What I’ve shown in the picture above is what you will see when you are ready to start screen sharing.  You can either give your students the URL that Screenleap provides you or you can have them enter the code provided if they go to the Screenleap web site.

This is a very simple way to share your screen with one or more.

Scratch Pad

One of the most amazing things has been to see support for people’s countries come up in their updates, at least in Facebook – I don’t really regularly monitor my other social networks.  Guess that says a lot.

In thinking more about that I decided to take a closer look at Google +

Twitter I’ve little hope in.  The other day someone suggested that engagement happens around hashtags.  Of course, when I asked my network, the responses I got back were people saying they follow people and not hashtags.  Of course they do, which is why they saw my post.  If they followed hashtags, and I didn’t tag it, they wouldn’t have seen it.  I started my own hashtag, #helpaj, but most of the people who replied neglected to use it and so I found myself retweeting things.  Perhaps I’ll next look at the hashtags I see other individuals use, but first I decided it would be easier to start with Google +

I took all of those who I had in various circles and put them in one circle I called “Never Posted”.  I then went through the “Never Posted” circle and put people into one of three folders: Recent 6Mos,  6 to 1, and 1 Plus.  Let’s see if this works better, because it was not effective at all before.

It’ll also make it easier for me to decide what to post to Google + and to which folders.

Just FYI – of the 180 I have in circles, 104 are in Recent 6Mos, 36 are in Never Posted, 31 are in 6 to 1, and 7 are in 1 Plus.


Writing Apps and Styli

Back on June 14th I posted the following question to Facebook, Twitter, and Google+.

“A colleague is using Penultimate (iPad handwriting app), anyone else have suggestions?  How about stylus suggestions?”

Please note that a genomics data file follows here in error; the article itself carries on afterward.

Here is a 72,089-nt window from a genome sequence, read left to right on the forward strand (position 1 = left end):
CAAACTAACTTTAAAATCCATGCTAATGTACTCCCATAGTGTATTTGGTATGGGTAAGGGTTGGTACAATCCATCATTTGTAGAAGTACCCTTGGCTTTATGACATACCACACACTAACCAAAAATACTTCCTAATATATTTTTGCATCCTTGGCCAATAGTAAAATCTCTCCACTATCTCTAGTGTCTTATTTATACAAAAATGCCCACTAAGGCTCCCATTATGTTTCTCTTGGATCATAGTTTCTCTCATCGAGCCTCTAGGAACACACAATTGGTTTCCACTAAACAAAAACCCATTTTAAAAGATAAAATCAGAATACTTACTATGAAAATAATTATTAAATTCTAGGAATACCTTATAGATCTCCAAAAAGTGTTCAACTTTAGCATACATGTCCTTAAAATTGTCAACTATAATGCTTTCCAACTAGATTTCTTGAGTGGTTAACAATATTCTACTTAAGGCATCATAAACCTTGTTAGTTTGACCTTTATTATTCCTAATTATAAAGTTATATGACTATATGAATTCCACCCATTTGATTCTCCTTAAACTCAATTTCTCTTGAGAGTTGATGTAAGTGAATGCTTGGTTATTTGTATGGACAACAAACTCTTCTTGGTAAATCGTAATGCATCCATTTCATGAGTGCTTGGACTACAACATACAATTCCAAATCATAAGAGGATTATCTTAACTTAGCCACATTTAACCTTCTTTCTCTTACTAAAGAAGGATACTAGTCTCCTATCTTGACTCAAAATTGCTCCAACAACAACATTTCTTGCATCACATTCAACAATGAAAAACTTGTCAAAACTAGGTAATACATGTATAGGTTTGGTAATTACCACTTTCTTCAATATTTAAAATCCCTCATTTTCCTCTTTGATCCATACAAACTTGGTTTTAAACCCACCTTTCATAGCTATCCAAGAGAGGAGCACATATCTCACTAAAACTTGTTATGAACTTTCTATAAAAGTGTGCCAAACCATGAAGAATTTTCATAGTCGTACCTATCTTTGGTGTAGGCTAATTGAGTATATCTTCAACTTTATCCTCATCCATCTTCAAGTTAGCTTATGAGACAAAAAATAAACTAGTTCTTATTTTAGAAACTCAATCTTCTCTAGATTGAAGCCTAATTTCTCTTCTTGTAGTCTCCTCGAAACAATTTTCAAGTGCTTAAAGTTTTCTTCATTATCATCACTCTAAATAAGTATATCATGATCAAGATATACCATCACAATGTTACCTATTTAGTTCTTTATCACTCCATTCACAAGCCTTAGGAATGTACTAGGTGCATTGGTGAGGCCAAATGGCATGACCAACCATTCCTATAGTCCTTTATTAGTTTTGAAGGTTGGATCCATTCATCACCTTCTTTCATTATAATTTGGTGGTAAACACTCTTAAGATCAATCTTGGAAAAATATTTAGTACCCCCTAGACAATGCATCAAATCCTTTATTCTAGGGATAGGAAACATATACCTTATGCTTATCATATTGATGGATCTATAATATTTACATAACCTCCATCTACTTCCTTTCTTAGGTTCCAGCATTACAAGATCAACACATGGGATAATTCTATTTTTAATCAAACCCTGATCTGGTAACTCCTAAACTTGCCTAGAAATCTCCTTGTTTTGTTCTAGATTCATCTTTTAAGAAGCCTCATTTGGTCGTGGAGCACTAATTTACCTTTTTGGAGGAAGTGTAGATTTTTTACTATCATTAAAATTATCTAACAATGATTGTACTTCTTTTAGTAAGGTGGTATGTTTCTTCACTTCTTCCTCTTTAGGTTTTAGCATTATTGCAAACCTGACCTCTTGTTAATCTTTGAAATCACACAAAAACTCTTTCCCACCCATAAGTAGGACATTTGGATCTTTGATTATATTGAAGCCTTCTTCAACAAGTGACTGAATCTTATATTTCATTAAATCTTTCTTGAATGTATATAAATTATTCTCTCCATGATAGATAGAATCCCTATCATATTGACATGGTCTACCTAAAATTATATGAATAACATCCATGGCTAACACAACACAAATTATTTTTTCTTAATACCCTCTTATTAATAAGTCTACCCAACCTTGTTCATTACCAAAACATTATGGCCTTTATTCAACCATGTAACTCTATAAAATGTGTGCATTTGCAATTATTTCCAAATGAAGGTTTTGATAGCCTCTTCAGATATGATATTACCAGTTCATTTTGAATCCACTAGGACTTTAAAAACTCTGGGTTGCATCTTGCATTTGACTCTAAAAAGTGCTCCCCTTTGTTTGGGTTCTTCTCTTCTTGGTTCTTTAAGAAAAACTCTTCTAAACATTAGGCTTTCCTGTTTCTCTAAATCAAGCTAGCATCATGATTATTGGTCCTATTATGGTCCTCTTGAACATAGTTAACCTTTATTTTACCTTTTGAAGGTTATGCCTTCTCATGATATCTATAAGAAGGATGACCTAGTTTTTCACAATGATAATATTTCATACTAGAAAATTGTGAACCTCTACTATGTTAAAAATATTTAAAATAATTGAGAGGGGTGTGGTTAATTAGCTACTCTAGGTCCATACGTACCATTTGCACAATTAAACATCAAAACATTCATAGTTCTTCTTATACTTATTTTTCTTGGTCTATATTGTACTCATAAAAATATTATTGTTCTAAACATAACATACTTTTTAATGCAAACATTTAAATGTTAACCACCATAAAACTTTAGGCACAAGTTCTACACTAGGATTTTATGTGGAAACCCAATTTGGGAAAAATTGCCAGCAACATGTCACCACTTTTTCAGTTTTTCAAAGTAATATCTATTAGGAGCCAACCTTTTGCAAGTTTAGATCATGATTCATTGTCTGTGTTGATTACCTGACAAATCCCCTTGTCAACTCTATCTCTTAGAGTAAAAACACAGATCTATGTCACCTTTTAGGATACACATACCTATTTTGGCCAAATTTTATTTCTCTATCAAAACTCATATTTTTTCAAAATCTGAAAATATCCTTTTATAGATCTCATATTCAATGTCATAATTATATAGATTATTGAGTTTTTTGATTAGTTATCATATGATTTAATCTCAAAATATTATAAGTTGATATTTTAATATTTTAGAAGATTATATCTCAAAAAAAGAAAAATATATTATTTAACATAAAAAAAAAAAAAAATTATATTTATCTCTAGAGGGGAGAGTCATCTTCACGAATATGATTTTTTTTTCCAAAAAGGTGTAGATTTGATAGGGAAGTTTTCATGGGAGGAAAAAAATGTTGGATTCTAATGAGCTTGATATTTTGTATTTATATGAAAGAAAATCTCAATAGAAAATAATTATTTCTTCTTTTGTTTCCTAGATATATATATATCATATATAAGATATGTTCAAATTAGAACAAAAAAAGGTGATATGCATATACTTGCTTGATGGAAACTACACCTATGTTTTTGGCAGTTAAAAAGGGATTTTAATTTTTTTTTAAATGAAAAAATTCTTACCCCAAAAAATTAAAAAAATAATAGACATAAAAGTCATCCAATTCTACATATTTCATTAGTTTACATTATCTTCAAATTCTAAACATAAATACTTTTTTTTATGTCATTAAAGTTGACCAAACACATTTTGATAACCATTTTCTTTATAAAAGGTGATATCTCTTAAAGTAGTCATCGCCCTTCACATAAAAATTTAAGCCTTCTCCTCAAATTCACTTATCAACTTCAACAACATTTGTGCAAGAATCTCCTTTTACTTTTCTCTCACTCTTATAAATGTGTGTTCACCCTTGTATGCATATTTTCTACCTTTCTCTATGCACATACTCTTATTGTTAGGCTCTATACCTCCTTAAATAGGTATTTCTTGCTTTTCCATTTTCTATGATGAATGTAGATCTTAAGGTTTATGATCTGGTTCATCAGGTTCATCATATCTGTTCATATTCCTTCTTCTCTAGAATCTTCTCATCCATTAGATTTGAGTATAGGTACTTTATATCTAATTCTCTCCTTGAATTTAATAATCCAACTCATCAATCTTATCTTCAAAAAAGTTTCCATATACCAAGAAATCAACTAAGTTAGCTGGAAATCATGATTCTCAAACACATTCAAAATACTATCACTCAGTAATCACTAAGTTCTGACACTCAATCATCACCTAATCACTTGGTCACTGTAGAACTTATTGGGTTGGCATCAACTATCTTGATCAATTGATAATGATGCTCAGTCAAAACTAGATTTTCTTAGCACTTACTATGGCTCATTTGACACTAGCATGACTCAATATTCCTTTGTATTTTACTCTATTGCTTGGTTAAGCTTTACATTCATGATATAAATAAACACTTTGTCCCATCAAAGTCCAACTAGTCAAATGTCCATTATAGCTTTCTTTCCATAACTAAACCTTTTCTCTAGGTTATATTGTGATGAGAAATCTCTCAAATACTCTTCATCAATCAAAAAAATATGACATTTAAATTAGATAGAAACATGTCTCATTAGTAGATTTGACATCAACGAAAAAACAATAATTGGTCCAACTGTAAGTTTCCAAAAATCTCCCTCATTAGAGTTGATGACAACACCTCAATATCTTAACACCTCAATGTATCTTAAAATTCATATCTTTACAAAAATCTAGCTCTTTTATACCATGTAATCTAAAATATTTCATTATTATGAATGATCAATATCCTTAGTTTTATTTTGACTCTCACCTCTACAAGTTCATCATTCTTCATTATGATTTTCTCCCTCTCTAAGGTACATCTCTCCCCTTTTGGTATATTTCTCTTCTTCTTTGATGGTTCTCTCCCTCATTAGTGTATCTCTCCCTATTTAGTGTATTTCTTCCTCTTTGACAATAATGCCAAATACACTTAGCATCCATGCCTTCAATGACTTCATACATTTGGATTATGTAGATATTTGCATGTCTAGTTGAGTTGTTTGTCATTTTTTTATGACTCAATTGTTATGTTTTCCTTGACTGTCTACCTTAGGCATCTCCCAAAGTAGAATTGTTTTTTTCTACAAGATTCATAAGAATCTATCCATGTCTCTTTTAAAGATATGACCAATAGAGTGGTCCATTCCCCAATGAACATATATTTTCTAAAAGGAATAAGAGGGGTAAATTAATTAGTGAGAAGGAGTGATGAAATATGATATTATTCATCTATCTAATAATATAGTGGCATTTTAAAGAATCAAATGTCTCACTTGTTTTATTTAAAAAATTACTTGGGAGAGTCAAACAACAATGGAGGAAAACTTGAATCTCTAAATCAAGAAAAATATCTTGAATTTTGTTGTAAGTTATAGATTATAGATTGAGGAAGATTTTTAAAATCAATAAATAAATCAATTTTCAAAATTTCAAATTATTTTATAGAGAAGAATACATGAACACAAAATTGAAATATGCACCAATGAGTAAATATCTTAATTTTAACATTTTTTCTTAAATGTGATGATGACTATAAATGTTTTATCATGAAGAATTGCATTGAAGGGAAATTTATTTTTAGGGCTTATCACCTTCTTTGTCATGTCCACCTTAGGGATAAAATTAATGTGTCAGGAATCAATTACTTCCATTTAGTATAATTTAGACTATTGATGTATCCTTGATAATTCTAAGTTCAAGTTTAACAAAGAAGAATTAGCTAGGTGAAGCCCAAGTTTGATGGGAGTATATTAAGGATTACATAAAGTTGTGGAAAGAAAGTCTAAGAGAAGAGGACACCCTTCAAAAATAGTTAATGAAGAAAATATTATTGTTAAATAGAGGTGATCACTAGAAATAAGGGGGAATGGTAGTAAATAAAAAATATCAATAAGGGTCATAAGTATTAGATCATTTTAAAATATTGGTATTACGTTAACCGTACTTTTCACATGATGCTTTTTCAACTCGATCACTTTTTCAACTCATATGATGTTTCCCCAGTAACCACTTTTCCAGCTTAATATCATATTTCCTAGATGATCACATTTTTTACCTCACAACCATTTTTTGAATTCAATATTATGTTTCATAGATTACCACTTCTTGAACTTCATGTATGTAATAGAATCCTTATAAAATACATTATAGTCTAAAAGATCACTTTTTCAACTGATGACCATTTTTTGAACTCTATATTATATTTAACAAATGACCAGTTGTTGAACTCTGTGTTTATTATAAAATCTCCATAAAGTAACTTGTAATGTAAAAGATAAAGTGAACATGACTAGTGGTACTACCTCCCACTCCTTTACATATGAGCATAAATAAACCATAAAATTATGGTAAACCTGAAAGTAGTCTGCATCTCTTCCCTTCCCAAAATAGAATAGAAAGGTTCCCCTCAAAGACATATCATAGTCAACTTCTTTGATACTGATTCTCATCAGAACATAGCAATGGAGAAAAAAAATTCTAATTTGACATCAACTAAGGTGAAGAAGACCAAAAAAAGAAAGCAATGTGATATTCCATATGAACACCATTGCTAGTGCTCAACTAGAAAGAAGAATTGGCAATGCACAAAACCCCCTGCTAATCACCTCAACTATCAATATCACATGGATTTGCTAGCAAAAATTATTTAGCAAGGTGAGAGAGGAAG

This blog posting has a dual purpose, first to continue my ongoing war with social media and two to compare different writing apps for the iPad and styli so I can decided which to get.

By way of refresher, even though it appears in the last post, here are my stats with the social media in question.

  • Google+ - I have 181 unique profiles in 13 circles and 244 people have me in their circles.
  • Facebook – I have 283 friends.
  • Twitter – I follow 525 and am followed by 974.

Of all of my recent postings, this one got the best response and across a broad spectrum, so lets look at both the number (first) and then the details.

  • Two (2) people responded on Google+, representing 0.8% of those who have me in their circles (although I made the post public as well)
  • Three (3) people responded on Facebook, representing 1.1% of my Friends list
  • Three (3) people responded on Twitter, representing 0.3% of those who follow me

Once again, Facebook had the best response rate (and most in-depth conversation), followed by Google+, with Twitter bringing up the rear, again.  The interesting news in this is that there were even any response from Twitter, which is a change.

Now, to the content, and I’ll not differentiate where it came from.

Three people mentioned PenUltimate.  One said s/he used it along with Evernote, the other two said they used others but had tried it out.

Two recommended Noteshelf, both very highly.  One of whom said he also liked Notability because you could add audio but it was Noteshelf’s organization he liked.

One recommended NotesPlus but said he also liked Noteablity and PenUltimate.